Run-walking is as global as the sport itself. We connected with a Melbourne-based marketing specialist who finds that a guaranteed walk every five-10 minutes helps him set “achievable goals”; a Swedish marathoner who stops to take pictures of sunrises and sunsets on her runs; and even a freshly 50 web designer from London who’s willing to do whatever it takes to jumpstart a sustainable running habit…including walking. (He’s dating again and wants to get fitter.)
There’s a not-so-secret reason that many runners — even casual ones — don’t want to walk on runs, or in races: pride. It feels embarrassing. The idea of stopping to walk (strategy or science be damned) is almost painful to consider. But know that every run-walker had to grapple with this very mental conundrum at the outset of their journey. “Most runners are afraid to walk,” Todd says. “I understand that. I was one of those runners. But it’s important to recognize that walking can be an excellent tool.”
Castleberry, who has run half-marathons and marathons, takes it a step further — “It requires some mental fortitude to take walk breaks during a race.” Letting others pass you at the four-mile mark (even when you’re feeling good) isn’t craven. It’s brave. It’s the ultimate epitome of “running” your own race. Itzler said it the bluntest in his Instagram post: “I couldn’t care less what people think…all I care about is finishing.”
There isn’t a single runner who’s too big-time to walk for a bit. But the running community’s scattershot embrace of walking is typical and sort of mimics runners’ collective difficulty to slow down their long runs, or stick to Zone 2 in training.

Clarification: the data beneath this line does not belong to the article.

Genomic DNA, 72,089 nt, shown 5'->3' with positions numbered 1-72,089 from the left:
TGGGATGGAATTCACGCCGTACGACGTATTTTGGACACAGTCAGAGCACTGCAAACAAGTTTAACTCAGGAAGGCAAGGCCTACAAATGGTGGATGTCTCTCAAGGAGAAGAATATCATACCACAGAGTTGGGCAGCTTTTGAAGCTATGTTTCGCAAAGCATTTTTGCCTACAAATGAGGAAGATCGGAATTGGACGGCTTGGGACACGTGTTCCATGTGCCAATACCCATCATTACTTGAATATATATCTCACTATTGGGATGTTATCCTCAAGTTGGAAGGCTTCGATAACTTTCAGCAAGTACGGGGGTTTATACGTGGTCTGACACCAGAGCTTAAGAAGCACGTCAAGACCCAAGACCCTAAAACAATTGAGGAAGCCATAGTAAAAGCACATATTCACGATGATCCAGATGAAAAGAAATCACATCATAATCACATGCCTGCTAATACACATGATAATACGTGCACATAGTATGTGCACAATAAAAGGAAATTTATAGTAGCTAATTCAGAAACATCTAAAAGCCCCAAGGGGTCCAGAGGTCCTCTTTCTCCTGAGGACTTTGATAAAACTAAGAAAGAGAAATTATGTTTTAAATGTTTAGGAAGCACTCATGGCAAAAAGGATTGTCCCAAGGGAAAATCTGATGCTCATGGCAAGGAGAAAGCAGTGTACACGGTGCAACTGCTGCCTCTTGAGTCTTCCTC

Anthony Middleton, an adventure runner who’s completed Morocco’s iconic Marathon des Sables (six marathons in succession in the Sahara), says that after he hit a plateau in his times, he finally gave in to the fact that his training was ego-based. “Going for a personal record on every run is the physical ramblings of a madman,” he says. (This hits especially hard, considering he is the running equivalent of a madman.)
“I was in training mode for a 100 mile-plus ultramarathon in Thailand when I decided to (a) run slower without a time in mind, and (b) implement walking distances during my runs. The race I was training for was by far the longest I had attempted in one run and my motivation to incorporate the walk-run method was to make sure I could complete the intimidating distance in blistering, tropical heat. Both strategies helped me immensely. I successfully finished this mammoth task. To this day, I still include sessions when I walk during runs.”
Strategies to Try
What should your run-walk routine look like? That’s for you to figure out. Middleton says it’s important to have fun with it. Get out there and experiment; the whole point of incorporating walking intervals is to take back control, make running a little less daunting and (over time) maybe help yourself go that little bit further.
To that end, think of this run-walk ratio, courtesy of Coach Chris Knighton (a marathon instructor from Providence, Rhode Island), as a suggestion, not a prescription. It’s a training concept you get to try out, to see if there might be a fit:
- Run one miles, walk one minute
- Run three miles, walk three minutes
- Run five miles, walk five minutes
Coach Knighton says those three cadences tend to produce the best results — and that his athletes specifically see the most progress when they stick to a particular formula. Give ’em all a go. Notice that despite that 1:1 miles-to-minutes consistency here, each offers a very different sort of strategy for eating up mileage. Another method to consider? Set out to complete a distinct number of miles, and commit to walking the final three or so. (This will work wonders for your cardio recovery, forcing your heart to ease into a steady state after the effort.)
Ultimately, running is far more than its rigid definition. It’s less about the fact that you never stopped, and all about the fact that you kept going. Whatever it took, however “slow” it felt, however much you worried about how it looked, you hung in there. You adjusted, you gathered yourself, you started in one place and ended up somewhere else. That’s running.